Both narcotic possessors made a feeble attempt to utilize the “not my bag” defense.

The facts of traffic stop on July 23, 1995 in Wyoming are eerily similar to the traffic stop conducted by Knox County Sheriff’s Sergeant David Devolld on March 27, 2021. 

 

State v. Schneider

2023 – Ohio – 3572

Fifth District Appellate Court

Knox County, Ohio

October 3, 2024

Anonymous Tip Initiates an Investigation

On Saturday March 27, 2021 Knox County Sheriff’s Sergeant David Devolld was working the day shift, when he received an anonymous tip that Ms. Jessica Sweet, an individual with an outstanding statewide warrant, would be in Knox County. Sergeant Devolld learned Ms. Sweet’s destination was the Ohio Bureau of Motor Vehicles Title Department (“BMV”) located at 671 North Sandusky Street, Mount Vernon, Ohio.

Ms. Jessica Sweet was arrested outside of the Ohio Bureau of Motor Vehicles Title Department, 671 North Sandusky Street, Mount Vernon, Ohio.  The narcotics in the felonious pink igloo lunch box would the subject of Mr. Brian Schneider conviction and appeal.

Jessica Sweet is Reminiscent of David Young

Sergeant Devolld, Knox County Sheriff’s Deputy Masen Gilbert, and officers from the Mount Vernon Police Department arrived at the BMV and made contact with Ms. Sweet. Ms. Sweet and Mr. Brian Schneider, who was a passenger, were removed from the vehicle. Ms. Sweet was placed under arrest. Mount Vernon Police Department Patrolman Patience Weiser conducted a search of Ms. Sweet, during which the officer located a loaded hypodermic needle in the pocket of Ms. Sweet’s coat.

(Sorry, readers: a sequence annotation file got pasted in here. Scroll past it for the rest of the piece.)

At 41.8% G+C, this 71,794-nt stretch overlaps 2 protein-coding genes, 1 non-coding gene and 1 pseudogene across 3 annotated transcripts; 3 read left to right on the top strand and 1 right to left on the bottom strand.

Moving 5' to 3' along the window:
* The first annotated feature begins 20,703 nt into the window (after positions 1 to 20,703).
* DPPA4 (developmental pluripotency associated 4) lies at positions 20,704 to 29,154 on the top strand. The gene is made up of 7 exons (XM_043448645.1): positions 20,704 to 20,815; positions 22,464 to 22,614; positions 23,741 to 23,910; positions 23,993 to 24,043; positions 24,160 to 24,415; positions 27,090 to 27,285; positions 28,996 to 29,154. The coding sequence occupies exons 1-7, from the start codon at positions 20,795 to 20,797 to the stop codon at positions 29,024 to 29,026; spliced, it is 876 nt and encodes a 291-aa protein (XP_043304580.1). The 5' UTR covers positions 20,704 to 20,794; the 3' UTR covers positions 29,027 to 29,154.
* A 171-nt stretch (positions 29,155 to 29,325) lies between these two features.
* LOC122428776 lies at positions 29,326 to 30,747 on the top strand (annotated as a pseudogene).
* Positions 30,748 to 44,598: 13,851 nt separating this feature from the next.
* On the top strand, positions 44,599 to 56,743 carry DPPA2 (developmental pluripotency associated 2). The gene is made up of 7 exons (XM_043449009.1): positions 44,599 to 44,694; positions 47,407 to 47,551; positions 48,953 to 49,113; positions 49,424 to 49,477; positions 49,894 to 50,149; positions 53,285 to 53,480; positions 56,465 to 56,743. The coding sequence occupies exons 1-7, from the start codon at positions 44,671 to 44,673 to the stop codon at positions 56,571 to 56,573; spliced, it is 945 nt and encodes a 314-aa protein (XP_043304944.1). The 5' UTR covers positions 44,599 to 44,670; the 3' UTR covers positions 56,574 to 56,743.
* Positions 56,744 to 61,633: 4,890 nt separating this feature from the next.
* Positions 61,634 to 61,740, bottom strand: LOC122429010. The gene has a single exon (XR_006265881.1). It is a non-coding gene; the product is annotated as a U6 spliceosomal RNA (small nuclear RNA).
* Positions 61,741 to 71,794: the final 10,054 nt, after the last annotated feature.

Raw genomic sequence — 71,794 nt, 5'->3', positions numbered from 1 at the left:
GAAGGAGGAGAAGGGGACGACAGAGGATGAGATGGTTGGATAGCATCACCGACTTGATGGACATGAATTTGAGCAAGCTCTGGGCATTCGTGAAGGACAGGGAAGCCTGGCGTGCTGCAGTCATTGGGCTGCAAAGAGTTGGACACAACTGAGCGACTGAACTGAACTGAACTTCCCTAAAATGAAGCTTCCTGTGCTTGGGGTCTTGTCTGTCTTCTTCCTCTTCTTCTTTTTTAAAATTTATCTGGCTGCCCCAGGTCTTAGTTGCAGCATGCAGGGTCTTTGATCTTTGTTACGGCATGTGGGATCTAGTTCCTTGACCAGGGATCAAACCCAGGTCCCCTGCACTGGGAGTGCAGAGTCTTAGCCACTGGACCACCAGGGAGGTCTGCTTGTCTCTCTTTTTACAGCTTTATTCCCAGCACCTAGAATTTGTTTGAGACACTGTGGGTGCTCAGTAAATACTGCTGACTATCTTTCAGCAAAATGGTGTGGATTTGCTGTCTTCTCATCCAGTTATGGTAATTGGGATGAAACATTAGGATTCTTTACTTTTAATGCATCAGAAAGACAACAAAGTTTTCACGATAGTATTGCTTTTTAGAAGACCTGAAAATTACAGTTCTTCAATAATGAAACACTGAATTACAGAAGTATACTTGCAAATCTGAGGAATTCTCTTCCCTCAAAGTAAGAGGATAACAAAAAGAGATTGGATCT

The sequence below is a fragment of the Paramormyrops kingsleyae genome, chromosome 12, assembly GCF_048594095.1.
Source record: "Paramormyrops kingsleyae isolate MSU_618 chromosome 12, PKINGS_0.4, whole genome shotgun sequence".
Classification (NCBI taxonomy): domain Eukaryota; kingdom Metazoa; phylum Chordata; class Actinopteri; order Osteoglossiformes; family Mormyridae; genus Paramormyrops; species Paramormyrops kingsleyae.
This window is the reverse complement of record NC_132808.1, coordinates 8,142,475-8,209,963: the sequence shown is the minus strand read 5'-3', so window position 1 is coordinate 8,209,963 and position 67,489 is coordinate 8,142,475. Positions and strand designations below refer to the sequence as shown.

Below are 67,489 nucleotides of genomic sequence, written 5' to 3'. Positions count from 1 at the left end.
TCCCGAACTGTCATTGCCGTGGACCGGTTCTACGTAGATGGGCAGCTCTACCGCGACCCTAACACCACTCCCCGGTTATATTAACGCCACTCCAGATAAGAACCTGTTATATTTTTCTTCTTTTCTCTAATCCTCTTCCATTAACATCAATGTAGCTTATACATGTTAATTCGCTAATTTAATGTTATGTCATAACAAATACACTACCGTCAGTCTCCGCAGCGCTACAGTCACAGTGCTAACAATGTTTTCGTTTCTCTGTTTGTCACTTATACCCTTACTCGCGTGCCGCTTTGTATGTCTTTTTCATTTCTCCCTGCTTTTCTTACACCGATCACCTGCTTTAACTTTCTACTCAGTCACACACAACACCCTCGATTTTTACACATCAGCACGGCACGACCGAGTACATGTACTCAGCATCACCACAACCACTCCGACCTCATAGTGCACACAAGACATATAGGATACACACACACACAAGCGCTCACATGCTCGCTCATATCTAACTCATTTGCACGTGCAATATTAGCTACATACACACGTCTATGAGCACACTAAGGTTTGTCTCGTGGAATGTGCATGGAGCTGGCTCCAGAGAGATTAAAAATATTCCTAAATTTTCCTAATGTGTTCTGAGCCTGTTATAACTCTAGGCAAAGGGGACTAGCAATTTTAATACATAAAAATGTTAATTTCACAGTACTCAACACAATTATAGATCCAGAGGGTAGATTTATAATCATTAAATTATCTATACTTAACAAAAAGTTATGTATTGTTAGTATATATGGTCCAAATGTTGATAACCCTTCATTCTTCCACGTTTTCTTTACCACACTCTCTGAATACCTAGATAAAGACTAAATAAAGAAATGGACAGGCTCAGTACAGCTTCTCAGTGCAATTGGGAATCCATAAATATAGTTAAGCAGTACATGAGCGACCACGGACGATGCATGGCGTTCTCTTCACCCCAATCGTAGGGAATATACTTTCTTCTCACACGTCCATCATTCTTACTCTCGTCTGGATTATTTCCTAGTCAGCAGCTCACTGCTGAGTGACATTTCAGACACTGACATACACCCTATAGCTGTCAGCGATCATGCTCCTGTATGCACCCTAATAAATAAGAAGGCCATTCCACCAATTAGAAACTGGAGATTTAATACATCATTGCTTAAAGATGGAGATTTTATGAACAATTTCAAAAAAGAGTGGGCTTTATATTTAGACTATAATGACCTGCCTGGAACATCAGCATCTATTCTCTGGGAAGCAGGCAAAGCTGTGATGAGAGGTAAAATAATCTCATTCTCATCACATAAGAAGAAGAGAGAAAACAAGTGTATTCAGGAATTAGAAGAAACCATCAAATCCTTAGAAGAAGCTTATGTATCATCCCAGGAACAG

*The comparison of Jessica Sweet and David Young will be provided in Lessons Learned.

Probable Cause to Search the Vehicle

After the hypodermic needle was discovered on Ms. Sweet’s person, Sergeant Devolld and Deputy Gilbert determined they had probable cause to search the vehicle. Deputy Gilbert conducted the search, during which he found a pink bag on the floorboard of the front passenger seat as well as a black bag behind the passenger’s seat. Inside the black bag, Deputy Gilbert discovered multiple syringes, rubber bands or tie-offs, two meth pipes, and an eyeglass case which contained multiple baggies of what he believed to be crystal methamphetamine. Deputy Gilbert also noticed the odor of vinegar emanated from the bag. The officer explained tar heroin has a vinegar scent to it.

Mr. Schneider Claims Thirty Days of Sobriety

Deputy Gilbert subsequently placed Mr. Schneider in handcuffs and advised him of his Miranda Rights. Mr. Schneider agreed to speak with Deputy Gilbert. When asked about his drug usage, Mr. Schneider admitted he used heroin, but had been clean for approximately one month.

Mr. Schneider is Reminiscent of Sandra Houghton